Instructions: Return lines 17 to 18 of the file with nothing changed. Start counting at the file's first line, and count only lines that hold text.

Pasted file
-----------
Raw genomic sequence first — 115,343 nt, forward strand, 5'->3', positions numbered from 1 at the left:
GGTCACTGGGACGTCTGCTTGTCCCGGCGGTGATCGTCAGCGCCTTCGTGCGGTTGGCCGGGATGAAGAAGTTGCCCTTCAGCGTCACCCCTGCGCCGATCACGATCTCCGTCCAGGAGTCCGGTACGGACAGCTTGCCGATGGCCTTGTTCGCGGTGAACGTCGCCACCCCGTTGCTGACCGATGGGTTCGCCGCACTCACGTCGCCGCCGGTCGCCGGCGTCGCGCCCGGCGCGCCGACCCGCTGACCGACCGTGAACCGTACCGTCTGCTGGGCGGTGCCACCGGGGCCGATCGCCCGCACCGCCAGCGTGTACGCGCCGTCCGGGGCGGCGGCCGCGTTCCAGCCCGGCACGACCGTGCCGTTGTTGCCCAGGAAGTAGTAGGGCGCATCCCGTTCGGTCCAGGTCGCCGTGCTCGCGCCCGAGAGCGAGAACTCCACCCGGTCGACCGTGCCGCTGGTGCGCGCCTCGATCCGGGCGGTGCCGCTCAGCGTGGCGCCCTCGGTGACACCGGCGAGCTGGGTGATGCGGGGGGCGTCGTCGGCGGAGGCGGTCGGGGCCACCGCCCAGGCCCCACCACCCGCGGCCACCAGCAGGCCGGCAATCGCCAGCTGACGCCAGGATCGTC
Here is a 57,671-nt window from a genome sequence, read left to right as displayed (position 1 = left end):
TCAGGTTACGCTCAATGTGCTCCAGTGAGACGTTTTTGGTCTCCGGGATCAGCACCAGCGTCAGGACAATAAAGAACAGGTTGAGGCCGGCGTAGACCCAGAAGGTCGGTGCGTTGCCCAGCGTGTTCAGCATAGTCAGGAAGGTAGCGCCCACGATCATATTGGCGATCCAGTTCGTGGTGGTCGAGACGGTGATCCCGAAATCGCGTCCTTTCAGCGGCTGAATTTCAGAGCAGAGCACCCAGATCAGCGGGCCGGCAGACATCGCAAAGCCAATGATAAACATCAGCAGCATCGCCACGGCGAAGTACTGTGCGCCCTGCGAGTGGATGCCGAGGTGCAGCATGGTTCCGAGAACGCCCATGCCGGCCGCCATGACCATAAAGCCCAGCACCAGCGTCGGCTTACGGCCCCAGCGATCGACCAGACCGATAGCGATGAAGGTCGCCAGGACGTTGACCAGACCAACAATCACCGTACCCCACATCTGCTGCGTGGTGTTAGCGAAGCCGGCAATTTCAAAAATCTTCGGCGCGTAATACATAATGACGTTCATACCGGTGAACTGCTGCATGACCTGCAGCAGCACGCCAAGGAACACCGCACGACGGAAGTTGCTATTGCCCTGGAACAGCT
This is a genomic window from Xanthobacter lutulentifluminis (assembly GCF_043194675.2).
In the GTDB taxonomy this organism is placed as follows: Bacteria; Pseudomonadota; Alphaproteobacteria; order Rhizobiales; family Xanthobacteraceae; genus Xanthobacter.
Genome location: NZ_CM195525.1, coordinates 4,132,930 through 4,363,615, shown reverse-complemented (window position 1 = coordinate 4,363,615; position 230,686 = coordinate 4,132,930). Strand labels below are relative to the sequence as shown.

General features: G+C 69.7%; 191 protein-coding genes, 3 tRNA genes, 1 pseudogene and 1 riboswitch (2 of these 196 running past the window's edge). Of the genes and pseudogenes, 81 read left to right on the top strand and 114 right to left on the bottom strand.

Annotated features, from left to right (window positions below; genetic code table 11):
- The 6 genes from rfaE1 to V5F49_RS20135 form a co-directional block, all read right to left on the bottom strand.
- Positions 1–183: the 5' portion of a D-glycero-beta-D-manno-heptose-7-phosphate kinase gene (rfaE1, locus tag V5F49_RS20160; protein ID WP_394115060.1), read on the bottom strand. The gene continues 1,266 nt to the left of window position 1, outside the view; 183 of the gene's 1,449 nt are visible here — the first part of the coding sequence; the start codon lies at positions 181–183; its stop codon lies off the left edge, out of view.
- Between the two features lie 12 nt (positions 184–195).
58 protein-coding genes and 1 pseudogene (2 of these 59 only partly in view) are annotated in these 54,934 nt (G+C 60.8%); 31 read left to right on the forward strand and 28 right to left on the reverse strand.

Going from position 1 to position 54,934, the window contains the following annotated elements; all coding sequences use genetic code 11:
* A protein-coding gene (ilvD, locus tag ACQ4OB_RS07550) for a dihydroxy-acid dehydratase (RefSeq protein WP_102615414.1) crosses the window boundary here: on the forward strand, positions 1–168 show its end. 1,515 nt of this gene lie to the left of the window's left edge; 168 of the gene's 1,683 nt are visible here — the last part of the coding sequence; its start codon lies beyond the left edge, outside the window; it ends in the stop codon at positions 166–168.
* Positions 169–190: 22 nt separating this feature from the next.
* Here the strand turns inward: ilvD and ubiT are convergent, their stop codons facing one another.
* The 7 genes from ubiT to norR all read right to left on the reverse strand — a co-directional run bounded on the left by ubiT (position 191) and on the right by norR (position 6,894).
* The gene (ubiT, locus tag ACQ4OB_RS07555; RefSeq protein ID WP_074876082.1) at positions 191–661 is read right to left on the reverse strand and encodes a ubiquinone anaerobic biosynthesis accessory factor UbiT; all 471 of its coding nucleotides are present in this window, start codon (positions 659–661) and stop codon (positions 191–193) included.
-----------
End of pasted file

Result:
* Here the strand turns inward: ilvD and ubiT are convergent, their stop codons facing one another.
* The 7 genes from ubiT to norR all read right to left on the reverse strand — a co-directional run bounded on the left by ubiT (position 191) and on the right by norR (position 6,894).